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Written by
Noel Cookman

The Owelty Lien in a Co-Heir Buyout

Published On 
October 22, 2018


Pass this on to your probate and estate planning attorney friends. For that matter, get this information to anyone who is or is going to be an heir of a family homestead.

Even though the Owelty lien is most often thought of in relationship to a divorce-related buyout, the actual nature of an Owelty lien is broader than just a divorce buyout.

It’s understandable that we would think of Owelty as almost entirely related to divorce. The Texas Constitution’s only attempt at defining an Owelty lien relates to divorce…

Under Article 16

Sec. 50.  PROTECTION OF HOMESTEAD FROM FORCED OR UNAUTHORIZED SALE; EXCEPTIONS; REQUIREMENTS FOR MORTGAGE LOANS AND OTHER OBLIGATIONS SECURED BY HOMESTEAD.  (a)  The homestead of a family, or of a single adult person, shall be, and is hereby protected from forced sale, for the payment of all debts except for:

(1)  the purchase money thereof, or a part of such purchase money;

(2)  the taxes due thereon;

(3)  an owelty of partition imposed against the entirety of the property by a court order or by a written agreement of the parties to the partition, including a debt of one spouse in favor of the other spouse resulting from a division or an award of a family homestead in a divorce proceeding; [etc.]


It is left to title insurers to then differentiate between that which is Owelty interest and that which must fall under some other category such as “cash out” (also called “equity”).

But, the most concise definition of Owelty interest that I have found is:

The difference which is paid or secured by one coparcener to another, for the purpose of equalizing a partition. 

You already know how it works in a divorce. One party buys out the other by receiving their “undivided one half interest” in the property in exchange for an agreed price.

It works the same way when co-heirs agree that one (or more) of the “co’s” is going to buy out the other parties (i.e. co-owners). It’s usually one of the siblings or co-heirs who wants the house and needs to get financing in order to buyout his or her co-heirs.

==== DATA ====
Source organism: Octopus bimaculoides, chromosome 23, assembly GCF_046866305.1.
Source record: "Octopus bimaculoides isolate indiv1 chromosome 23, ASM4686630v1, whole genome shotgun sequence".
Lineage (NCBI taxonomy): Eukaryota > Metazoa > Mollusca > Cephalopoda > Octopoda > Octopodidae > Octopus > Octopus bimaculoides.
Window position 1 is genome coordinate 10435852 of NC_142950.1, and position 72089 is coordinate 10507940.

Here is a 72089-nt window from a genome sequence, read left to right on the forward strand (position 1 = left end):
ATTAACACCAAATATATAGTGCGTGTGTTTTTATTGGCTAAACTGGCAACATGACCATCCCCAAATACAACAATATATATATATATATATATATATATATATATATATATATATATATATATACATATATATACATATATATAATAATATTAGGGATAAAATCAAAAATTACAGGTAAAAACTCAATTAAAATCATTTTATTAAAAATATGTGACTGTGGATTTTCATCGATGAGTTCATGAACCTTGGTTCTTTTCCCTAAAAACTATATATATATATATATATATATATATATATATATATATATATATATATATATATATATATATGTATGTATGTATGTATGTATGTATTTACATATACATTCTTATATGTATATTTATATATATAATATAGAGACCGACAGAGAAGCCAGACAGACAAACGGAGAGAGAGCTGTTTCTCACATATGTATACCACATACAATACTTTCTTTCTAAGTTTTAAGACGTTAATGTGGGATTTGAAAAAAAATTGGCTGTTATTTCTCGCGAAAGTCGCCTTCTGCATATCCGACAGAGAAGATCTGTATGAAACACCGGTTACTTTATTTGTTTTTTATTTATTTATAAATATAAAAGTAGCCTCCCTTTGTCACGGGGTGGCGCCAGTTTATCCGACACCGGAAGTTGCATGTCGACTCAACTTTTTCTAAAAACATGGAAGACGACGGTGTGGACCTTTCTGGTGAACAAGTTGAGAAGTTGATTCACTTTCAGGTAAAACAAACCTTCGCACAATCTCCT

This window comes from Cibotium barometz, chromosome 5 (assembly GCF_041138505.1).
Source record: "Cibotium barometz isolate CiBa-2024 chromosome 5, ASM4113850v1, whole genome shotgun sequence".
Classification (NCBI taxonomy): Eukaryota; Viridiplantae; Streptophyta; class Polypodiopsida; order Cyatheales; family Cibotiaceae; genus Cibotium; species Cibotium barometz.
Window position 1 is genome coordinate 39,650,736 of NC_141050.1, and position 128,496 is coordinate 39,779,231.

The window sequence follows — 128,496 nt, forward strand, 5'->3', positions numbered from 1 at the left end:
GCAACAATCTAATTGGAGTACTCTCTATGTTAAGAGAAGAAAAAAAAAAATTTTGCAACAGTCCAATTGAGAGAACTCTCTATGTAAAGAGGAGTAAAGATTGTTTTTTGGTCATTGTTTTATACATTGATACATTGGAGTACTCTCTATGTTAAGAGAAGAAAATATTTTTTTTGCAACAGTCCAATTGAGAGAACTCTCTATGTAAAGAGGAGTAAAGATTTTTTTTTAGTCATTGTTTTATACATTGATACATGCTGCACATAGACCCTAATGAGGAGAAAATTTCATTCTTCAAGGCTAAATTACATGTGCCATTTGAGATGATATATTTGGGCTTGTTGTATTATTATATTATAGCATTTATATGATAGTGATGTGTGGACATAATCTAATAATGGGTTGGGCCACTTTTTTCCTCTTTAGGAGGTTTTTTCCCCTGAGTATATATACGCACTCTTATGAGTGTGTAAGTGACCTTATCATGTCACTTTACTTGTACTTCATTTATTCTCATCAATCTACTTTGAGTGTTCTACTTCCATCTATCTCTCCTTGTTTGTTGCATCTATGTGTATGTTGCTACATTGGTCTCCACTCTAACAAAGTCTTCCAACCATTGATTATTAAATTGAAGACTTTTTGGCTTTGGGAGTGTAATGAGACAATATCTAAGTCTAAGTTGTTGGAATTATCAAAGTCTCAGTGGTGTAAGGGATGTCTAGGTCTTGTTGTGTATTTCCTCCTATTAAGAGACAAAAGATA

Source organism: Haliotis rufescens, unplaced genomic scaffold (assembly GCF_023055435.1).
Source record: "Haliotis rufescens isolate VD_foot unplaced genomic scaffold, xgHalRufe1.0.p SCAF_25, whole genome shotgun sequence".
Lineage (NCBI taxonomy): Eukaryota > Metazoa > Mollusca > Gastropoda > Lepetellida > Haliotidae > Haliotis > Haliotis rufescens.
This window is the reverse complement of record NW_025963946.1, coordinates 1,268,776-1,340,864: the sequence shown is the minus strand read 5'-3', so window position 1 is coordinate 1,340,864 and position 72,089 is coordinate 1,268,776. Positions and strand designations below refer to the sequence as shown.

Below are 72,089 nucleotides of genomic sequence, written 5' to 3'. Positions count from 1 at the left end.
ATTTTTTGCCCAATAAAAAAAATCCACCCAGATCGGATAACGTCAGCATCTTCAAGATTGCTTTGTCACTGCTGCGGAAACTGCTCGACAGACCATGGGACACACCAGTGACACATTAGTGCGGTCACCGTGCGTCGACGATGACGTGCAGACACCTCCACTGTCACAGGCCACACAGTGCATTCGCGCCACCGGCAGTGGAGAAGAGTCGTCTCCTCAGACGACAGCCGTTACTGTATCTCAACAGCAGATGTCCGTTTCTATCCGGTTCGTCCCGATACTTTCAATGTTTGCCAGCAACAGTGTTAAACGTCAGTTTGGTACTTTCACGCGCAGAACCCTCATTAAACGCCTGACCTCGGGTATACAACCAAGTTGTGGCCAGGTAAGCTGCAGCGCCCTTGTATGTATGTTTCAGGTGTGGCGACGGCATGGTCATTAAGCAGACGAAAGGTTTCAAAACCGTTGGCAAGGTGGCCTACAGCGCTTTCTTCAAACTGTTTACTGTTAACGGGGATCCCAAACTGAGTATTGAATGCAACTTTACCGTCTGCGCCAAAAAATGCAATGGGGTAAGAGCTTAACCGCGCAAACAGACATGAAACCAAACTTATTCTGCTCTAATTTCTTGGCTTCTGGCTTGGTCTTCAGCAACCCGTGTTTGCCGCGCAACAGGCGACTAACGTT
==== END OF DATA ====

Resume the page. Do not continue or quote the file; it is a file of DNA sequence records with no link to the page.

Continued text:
But, here’s the problem in practice – hardly anyone knows how to structure the financing. Almost every lender is structuring it as a “cash out.” In fact, just as in divorce…



As in divorce, if the buyout is properly structured, the borrower gets a better deal, they avoid the “cash out” traps and limitations; and, they can use VA or FHA financing if necessary (if they qualify) rather than being limited to conventional financing.

The title company has no control over the type of financing the borrower is getting. So, if the lender sends them a Texas Home Equity Cash Out loan, the title agent doesn’t say “Oh, by the way, did you know that there is a superior way to do this.” And, even if they did, my experience tells me that so few lenders would know their head from a hole in the ground when it comes to Owelties in general or Owelties in the particular case of a co-heir buyout.

The title companies and attorneys tell me that no one is using the Owelty – that they are all using “cash out” financing.

Such a shame.

So fixable. So easy.

All they have to do is call me. We handle the creation of the Owelty documents, conveyancing of interest, loan underwriting, closing and funding. To me, it’s simple. It all starts with a proper understanding of what an Owelty lien is.

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